The Evolution of Printing

As a direct mail marketing company, we found it fascinating to revisit the printing methods of the past and explore how printing has shaped our greater society.

Living with the advanced technology that makes 3D printing possible today can sometimes shade us from the power that the evolution of printing has had on our society. Some even consider the invention of the printing press as one of the most influential inventions in human history. The ability to print has facilitated our societies ability to increase literacy, spread news, communicate scientific discoveries, and print paper currency amongst other things. But, how did we get to where we are today?

Woodblock printing is believed to be the oldest method of printing which originated in China. This style of printing is done by carving a relief pattern into a piece of wood to create a stamp that can be used to print again and again. This ability to print, though time consuming, was an introduction into the possibilities and positive effects that printing could have on society.

With the benefits of stamp printing came the aspiration for a quicker form of printing. Johannes Gutenberg is credited with developing the European movable type printing technology around 1440 with the invention of the printing press. The invention was revolutionary, as within the next decade the European age of printing had begun. The printing press lead to the mass production of flyers and pamphlets, and is believed to have been the direct cause of the Renaissance Era and the Protestant Reformation.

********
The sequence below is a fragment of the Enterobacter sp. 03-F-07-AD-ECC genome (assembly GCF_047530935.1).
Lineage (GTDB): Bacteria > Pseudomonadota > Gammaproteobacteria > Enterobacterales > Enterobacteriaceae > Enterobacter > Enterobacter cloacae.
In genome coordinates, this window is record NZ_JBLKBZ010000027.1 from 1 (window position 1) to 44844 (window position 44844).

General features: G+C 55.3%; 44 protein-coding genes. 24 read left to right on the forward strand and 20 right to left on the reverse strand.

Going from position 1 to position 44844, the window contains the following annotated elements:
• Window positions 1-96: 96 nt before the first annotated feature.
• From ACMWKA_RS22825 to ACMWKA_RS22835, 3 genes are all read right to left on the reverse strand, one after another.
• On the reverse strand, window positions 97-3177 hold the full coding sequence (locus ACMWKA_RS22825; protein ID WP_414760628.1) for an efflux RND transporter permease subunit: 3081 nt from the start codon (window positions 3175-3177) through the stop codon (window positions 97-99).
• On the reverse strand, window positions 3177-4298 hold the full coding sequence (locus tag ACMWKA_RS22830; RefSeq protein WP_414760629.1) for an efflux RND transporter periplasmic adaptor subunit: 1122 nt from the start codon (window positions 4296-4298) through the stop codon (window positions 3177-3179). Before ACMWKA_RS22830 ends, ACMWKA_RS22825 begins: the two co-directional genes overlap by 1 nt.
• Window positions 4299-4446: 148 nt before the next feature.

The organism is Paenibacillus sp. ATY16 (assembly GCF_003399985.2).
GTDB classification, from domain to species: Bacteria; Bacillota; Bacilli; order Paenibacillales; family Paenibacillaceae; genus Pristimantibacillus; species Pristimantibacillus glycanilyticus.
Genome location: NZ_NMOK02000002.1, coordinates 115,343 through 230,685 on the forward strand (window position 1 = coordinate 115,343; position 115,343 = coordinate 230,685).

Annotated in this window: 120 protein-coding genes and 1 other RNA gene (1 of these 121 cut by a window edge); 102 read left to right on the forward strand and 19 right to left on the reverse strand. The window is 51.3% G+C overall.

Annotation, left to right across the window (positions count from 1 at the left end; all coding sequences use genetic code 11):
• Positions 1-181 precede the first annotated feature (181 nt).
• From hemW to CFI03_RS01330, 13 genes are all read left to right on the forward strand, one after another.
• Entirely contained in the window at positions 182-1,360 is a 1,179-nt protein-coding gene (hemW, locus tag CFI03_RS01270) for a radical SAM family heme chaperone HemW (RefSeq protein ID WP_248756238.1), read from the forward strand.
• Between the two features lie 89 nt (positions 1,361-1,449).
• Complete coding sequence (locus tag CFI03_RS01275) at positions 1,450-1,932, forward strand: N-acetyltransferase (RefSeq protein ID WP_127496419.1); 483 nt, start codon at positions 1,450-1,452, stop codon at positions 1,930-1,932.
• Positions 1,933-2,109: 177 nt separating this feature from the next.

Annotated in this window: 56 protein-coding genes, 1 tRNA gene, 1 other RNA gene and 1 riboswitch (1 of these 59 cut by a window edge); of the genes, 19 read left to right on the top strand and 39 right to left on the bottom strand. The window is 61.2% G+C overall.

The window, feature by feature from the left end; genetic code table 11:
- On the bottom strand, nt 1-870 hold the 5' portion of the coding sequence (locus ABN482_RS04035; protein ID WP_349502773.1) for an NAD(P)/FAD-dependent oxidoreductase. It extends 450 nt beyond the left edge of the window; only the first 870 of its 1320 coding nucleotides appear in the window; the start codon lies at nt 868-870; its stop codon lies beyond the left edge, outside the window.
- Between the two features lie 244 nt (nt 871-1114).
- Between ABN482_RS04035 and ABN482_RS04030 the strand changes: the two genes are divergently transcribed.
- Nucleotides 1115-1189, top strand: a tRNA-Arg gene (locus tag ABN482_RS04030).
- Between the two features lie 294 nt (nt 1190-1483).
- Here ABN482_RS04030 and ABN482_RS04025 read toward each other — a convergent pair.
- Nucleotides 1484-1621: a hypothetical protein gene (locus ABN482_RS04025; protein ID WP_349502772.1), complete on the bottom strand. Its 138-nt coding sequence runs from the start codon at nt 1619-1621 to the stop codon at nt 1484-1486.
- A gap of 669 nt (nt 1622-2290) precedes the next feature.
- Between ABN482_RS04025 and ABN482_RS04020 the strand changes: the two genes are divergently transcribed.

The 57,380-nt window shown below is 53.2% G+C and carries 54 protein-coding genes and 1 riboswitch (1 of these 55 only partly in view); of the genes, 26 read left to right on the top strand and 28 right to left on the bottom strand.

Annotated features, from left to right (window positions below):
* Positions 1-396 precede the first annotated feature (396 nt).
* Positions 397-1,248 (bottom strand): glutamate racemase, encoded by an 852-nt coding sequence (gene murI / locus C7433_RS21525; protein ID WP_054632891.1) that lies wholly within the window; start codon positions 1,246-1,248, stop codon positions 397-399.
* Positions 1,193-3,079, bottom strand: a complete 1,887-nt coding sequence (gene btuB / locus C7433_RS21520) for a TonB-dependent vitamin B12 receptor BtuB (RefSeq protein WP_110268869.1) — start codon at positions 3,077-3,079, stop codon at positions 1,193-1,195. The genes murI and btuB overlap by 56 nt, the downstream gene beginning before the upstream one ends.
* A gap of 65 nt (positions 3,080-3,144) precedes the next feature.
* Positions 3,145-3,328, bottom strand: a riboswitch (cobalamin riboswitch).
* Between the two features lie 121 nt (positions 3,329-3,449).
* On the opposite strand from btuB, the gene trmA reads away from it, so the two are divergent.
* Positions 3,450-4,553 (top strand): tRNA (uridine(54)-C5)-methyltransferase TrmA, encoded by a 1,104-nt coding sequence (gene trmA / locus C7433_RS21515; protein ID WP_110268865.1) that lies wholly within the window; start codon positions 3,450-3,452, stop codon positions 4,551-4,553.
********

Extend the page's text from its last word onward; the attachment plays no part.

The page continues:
The printing press was the long-time method of printing, but as to be expected, printers we anxious for a simpler method that could be scaled faster and easier. In 1796, the lithography method of printing was invented. This method allows materials to be printed on a smooth surface using chemical processes. Offset lithography is still used today for books, magazines, and posters. Soon color printing (chromolithography) was introduced and printing was possible for artists.

Xerographic photocopying was invented in the 1960’s, allowing printed materials to easily be copied and distributed. Laser printing, which was introduced in the late 1960’s, was also a huge milestone in the printing history because laser printers can print in very high volumes.

Though printing has come a long way since the concept originated, it is still advancing today. Three-dimensional printing is today’s most advanced method of printing, but scientists and inventors surely have their eye on the next step in the trajectory of printing.

At Welcomemat Services we have even found ways to combine printed materials with other technological advances to digitally track our mailers. By printing unique QR codes onto each direct mailer marketing piece, we can keep track of every piece of mail that goes out, whether it is a successful touchpoint, and match you with the demographics of your local business’ perfect match customer. And now the real question is, how will this ancient form of communication be advanced next?